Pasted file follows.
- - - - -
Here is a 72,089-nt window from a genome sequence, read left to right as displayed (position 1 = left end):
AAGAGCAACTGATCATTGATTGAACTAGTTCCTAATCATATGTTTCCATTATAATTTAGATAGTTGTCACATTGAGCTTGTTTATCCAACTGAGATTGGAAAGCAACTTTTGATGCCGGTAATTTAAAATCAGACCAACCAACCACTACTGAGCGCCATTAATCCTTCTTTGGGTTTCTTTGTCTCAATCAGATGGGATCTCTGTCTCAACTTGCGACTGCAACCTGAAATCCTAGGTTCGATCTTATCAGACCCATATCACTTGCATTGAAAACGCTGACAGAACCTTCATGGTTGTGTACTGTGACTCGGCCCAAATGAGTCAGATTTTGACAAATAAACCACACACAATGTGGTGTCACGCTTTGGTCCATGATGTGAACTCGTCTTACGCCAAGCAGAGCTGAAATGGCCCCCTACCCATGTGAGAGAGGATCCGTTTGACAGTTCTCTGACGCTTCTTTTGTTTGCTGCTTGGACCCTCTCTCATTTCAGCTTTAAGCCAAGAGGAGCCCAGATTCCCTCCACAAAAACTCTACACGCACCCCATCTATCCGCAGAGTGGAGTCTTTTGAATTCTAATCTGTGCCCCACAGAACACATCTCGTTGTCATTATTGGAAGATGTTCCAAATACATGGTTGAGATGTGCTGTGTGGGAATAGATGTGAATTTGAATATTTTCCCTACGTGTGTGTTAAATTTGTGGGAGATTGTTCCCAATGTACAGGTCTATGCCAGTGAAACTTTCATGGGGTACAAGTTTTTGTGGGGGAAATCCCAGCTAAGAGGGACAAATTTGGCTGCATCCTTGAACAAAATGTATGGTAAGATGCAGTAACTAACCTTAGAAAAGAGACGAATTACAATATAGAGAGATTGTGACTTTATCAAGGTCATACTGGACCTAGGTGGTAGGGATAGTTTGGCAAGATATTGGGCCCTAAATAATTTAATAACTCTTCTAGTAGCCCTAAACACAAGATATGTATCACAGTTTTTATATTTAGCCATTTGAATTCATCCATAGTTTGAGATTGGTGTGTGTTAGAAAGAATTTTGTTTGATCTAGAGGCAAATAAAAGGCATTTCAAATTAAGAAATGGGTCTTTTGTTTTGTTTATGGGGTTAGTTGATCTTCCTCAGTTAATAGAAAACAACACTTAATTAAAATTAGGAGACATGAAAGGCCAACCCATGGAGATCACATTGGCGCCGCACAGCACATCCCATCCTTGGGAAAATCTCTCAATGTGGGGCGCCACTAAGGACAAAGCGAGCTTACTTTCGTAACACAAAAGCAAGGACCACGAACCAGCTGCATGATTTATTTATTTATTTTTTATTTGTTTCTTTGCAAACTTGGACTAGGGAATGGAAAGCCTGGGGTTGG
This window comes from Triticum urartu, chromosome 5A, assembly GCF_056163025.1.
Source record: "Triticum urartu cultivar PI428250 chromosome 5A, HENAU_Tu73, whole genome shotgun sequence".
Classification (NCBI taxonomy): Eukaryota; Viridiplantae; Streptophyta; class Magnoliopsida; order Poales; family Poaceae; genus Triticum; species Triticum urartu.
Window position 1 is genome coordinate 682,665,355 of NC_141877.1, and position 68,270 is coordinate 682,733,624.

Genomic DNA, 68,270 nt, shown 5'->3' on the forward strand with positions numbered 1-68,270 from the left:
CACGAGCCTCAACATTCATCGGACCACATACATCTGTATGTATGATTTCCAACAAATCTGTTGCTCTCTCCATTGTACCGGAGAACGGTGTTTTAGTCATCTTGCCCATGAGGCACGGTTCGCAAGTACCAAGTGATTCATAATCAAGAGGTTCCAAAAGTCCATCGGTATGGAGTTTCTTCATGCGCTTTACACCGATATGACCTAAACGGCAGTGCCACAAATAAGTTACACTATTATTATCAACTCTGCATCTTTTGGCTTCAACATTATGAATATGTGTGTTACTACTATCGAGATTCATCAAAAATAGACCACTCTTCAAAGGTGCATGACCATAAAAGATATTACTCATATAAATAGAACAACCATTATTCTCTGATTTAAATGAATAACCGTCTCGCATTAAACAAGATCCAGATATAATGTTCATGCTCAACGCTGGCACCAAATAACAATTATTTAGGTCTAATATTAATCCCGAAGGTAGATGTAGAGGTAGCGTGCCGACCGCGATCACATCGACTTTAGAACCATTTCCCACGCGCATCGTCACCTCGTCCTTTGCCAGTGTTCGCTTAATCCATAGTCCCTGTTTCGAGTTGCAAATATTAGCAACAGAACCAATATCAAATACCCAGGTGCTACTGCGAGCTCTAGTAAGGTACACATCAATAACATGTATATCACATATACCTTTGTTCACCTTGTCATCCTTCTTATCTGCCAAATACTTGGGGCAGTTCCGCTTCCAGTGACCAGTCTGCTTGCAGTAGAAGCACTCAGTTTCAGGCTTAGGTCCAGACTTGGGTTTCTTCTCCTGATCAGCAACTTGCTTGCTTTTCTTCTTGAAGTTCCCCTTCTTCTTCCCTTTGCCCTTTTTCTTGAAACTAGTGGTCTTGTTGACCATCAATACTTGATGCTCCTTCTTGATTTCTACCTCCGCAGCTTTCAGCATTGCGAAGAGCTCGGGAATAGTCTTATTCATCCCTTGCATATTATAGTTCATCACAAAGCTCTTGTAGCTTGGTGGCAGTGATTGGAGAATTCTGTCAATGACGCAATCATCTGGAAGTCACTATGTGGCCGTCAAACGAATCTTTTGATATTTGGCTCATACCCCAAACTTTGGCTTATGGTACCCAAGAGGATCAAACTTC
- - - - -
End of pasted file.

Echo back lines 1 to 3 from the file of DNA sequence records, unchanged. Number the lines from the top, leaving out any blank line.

Here is a 72,089-nt window from a genome sequence, read left to right as displayed (position 1 = left end):
AAGAGCAACTGATCATTGATTGAACTAGTTCCTAATCATATGTTTCCATTATAATTTAGATAGTTGTCACATTGAGCTTGTTTATCCAACTGAGATTGGAAAGCAACTTTTGATGCCGGTAATTTAAAATCAGACCAACCAACCACTACTGAGCGCCATTAATCCTTCTTTGGGTTTCTTTGTCTCAATCAGATGGGATCTCTGTCTCAACTTGCGACTGCAACCTGAAATCCTAGGTTCGATCTTATCAGACCCATATCACTTGCATTGAAAACGCTGACAGAACCTTCATGGTTGTGTACTGTGACTCGGCCCAAATGAGTCAGATTTTGACAAATAAACCACACACAATGTGGTGTCACGCTTTGGTCCATGATGTGAACTCGTCTTACGCCAAGCAGAGCTGAAATGGCCCCCTACCCATGTGAGAGAGGATCCGTTTGACAGTTCTCTGACGCTTCTTTTGTTTGCTGCTTGGACCCTCTCTCATTTCAGCTTTAAGCCAAGAGGAGCCCAGATTCCCTCCACAAAAACTCTACACGCACCCCATCTATCCGCAGAGTGGAGTCTTTTGAATTCTAATCTGTGCCCCACAGAACACATCTCGTTGTCATTATTGGAAGATGTTCCAAATACATGGTTGAGATGTGCTGTGTGGGAATAGATGTGAATTTGAATATTTTCCCTACGTGTGTGTTAAATTTGTGGGAGATTGTTCCCAATGTACAGGTCTATGCCAGTGAAACTTTCATGGGGTACAAGTTTTTGTGGGGGAAATCCCAGCTAAGAGGGACAAATTTGGCTGCATCCTTGAACAAAATGTATGGTAAGATGCAGTAACTAACCTTAGAAAAGAGACGAATTACAATATAGAGAGATTGTGACTTTATCAAGGTCATACTGGACCTAGGTGGTAGGGATAGTTTGGCAAGATATTGGGCCCTAAATAATTTAATAACTCTTCTAGTAGCCCTAAACACAAGATATGTATCACAGTTTTTATATTTAGCCATTTGAATTCATCCATAGTTTGAGATTGGTGTGTGTTAGAAAGAATTTTGTTTGATCTAGAGGCAAATAAAAGGCATTTCAAATTAAGAAATGGGTCTTTTGTTTTGTTTATGGGGTTAGTTGATCTTCCTCAGTTAATAGAAAACAACACTTAATTAAAATTAGGAGACATGAAAGGCCAACCCATGGAGATCACATTGGCGCCGCACAGCACATCCCATCCTTGGGAAAATCTCTCAATGTGGGGCGCCACTAAGGACAAAGCGAGCTTACTTTCGTAACACAAAAGCAAGGACCACGAACCAGCTGCATGATTTATTTATTTATTTTTTATTTGTTTCTTTGCAAACTTGGACTAGGGAATGGAAAGCCTGGGGTTGG
This window comes from Triticum urartu, chromosome 5A, assembly GCF_056163025.1.